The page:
Compare this to some of the events under Howard. The inability to find the WMDs – “Our intelligence was misleading”! The closure of Ansett – “Rescuing Ansett will be our first priority after the election”. Children overboard – “The doctored picture was confusing.” Just about anything Howard or a minister didn’t know about – “Nobody passed that on to me.” The AWB bribes – “We heard rumours, so we went and asked AWB are you illegally bribing people and they said no, so what more could we do?”

I’m sure that if Labor had been in power, they’d have been blamed for all these things and quite possibly the September 11th attack would have been something they should have forseen.

So what’s the answer?

Should we all band together and purchase Fairfax? I’m sure there must be enough people out there prepared to buy up $500 worth of shares that we’d at least make Gina increase her holdings when we announced our takeover bid. Then we could sell them at a profit. But it probably wouldn’t be enough to counter Murdoch.

Should we just continue to complain in the hope that this raises the awareness of people who didn’t realize that a front-page headline saying “We Need Tony” was an opinion and not merely a presentation of some objective fact?

Or should we just hope that newspapers really are becoming less relevant – that Murdoch and Rinehart are wasting their money in a foolish power display – and that social media and smaller independent internet sites will be the way of the future – “Crikey” – for example? With the downsizing and centralization of news organization, there’s bound to be plenty of unemployed journalists out there.

Whatever, I’m going to conclude by giving both sides a “fair go”. When casting your vote this Saturday, this is what each of the two major parties would like you to think about:


”If you’ve got doubts about that, don’t vote for him. If you’re worried about funding to your local hospital, because he has cut a billion dollars worth of funding to hospitals before, then don’t vote for him,” Mr Rudd told Channel Nine on Monday. ”If you’ve got doubts about what happens to the future of your schools given he’s going to take $8 billion out of the Better Schools plan then don’t vote for him. If you’re uncertain about what Mr Abbott’s putting out there, then I think listen to your instincts and don’t vote for him.”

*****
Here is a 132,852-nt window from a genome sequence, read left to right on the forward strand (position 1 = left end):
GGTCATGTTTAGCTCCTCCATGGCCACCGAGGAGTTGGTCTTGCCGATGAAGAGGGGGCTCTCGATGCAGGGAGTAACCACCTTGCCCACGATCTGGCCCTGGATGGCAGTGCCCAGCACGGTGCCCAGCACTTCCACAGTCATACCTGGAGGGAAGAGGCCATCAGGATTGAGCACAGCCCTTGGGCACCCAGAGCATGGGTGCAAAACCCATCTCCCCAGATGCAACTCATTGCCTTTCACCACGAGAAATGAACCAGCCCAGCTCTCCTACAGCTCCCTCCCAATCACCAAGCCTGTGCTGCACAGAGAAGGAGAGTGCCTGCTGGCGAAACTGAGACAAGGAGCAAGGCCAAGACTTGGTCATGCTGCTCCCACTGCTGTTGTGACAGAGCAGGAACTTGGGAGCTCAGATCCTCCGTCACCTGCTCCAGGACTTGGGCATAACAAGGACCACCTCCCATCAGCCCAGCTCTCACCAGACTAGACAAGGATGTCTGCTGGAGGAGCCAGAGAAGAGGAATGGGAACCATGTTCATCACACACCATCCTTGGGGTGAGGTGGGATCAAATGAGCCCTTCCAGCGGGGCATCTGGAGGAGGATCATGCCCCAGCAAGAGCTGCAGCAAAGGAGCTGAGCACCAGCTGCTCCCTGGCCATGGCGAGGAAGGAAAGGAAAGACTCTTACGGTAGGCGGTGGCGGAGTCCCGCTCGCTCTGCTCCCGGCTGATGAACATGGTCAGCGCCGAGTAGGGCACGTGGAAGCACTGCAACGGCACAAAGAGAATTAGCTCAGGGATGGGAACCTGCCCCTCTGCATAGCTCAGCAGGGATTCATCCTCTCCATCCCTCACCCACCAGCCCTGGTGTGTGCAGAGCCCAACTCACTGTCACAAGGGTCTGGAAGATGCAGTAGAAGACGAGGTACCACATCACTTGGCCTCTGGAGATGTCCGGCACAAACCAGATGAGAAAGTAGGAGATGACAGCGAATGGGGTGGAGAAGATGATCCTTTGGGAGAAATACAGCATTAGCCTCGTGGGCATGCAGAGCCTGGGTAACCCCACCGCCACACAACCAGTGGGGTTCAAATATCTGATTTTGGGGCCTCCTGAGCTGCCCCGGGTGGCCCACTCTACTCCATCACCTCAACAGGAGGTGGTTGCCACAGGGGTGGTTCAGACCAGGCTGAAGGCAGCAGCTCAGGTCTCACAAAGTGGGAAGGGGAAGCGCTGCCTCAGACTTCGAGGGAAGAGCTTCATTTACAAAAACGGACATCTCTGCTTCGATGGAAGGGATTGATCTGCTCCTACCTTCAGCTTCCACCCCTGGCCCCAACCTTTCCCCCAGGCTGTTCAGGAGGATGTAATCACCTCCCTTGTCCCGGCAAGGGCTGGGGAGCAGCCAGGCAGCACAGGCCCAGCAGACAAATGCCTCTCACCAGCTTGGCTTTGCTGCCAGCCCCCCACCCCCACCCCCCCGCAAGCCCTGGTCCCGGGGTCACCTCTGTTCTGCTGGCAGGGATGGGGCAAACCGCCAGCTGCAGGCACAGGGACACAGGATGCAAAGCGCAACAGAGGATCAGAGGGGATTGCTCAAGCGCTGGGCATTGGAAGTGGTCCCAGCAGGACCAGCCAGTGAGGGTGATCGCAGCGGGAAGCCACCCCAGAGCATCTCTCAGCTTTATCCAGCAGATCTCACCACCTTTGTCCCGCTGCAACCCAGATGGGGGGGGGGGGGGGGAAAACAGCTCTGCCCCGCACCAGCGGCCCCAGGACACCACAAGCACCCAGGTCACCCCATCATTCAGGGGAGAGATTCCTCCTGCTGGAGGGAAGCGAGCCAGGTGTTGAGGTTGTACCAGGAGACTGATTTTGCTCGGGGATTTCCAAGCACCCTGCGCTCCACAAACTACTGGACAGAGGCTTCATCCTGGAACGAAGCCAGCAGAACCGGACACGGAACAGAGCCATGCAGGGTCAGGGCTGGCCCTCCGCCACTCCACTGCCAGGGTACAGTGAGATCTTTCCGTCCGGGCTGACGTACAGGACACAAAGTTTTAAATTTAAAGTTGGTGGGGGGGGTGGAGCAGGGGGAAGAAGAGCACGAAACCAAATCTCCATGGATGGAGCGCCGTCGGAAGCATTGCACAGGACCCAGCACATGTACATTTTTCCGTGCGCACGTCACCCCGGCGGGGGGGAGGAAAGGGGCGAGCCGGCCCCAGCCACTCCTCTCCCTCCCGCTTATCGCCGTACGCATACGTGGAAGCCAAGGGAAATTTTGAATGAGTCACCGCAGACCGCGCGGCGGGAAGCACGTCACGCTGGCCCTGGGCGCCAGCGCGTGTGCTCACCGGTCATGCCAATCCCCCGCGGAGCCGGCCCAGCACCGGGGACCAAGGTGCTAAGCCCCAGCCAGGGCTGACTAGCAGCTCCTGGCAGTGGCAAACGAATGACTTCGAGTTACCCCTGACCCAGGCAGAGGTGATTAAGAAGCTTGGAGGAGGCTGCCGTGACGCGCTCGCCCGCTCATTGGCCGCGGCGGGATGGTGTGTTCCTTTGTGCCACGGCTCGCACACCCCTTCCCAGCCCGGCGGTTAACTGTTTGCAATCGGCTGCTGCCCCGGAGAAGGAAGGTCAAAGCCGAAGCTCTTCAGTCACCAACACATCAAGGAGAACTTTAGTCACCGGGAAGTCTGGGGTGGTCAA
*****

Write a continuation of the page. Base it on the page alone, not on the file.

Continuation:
“If you want to know who to vote for, I’m the guy with the not bad looking daughters,” said Mr Abbott.

There now. No-one can accuse me of lacking balance!


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Oh please, shoot me now!

Anybody who watched – sorry, laboured through the ABC’s QandA last night could not have helped to notice that, despite the multitude of tweets begging for a question to Christopher Pyne on the Ashbygate affair … it was definitely off limits. The ABC, in their wisdom, preferred to direct the discussion about a Labor Government who is apparently out of touch with the electorate (and quickly gave the floor to Amanda Vanstone), or the lack of public transport in Western Sydney. It was about as gripping as an episode of Basil Brush.

I’m sure I wasn’t the only viewer to tune in to watch Pyne face a few curved balls. I guess we know the ABC’s agenda: Go lightly on the Opposition. Somewhere up the hierarchy someone is pulling a few strings.

Last night the public might have thought it was given its first real chance to pursue this important electoral issue. We’ve sat by and watch our media do nothing, say nothing. And last night they shut the door on their viewers.

The media has an agenda. Today on another side of the agenda was on pathetic display. We read:

Mr Abbott is expected to have a wealth of material to draw upon from over summer since parliament last met last November.

Ms Gillard’s leadership has been dogged over the past week by speculation about a Kevin Rudd return, more poor opinion polls, the mismanaged Cabinet reshuffle and the charging of suspended Labor MP Craig Thomson a day after announcing the election date.

So in less than 24 hours I’ve learned that the media wants to kill the real stories and replace it with opinion, speculation, and outright lies.

I want to dissect the second sentence of the above quote and ask the writer some questions:

  • I’d like to know a bit more about the leadership speculation about a Kevin Rudd return. To my knowledge the only speculation has been generated by our mainstream media in search of another unsubstantiated story, yet one that will tarnish the Government. Can you thus substantiate that claim?
  • How much poorer are the opinion polls for Labor compared to their showing over the past 12 months? And have you bothered to look at the latest Morgan Poll which shows Labor only one point behind the LNP?
  • How was it a mismanaged Cabinet reshuffle? Is that a fact or is that just your opinion? Can you tell me how it should have been conducted?
  • Yes, Craig Thomson is a suspended Labor MP but he is now an Independent MP. Why not state that? Oh that’s right, it would be less harmful to Julia Gillard to do so.

If this is the best our media can perform, then please, shoot me now. I don’t want them deciding who runs this country.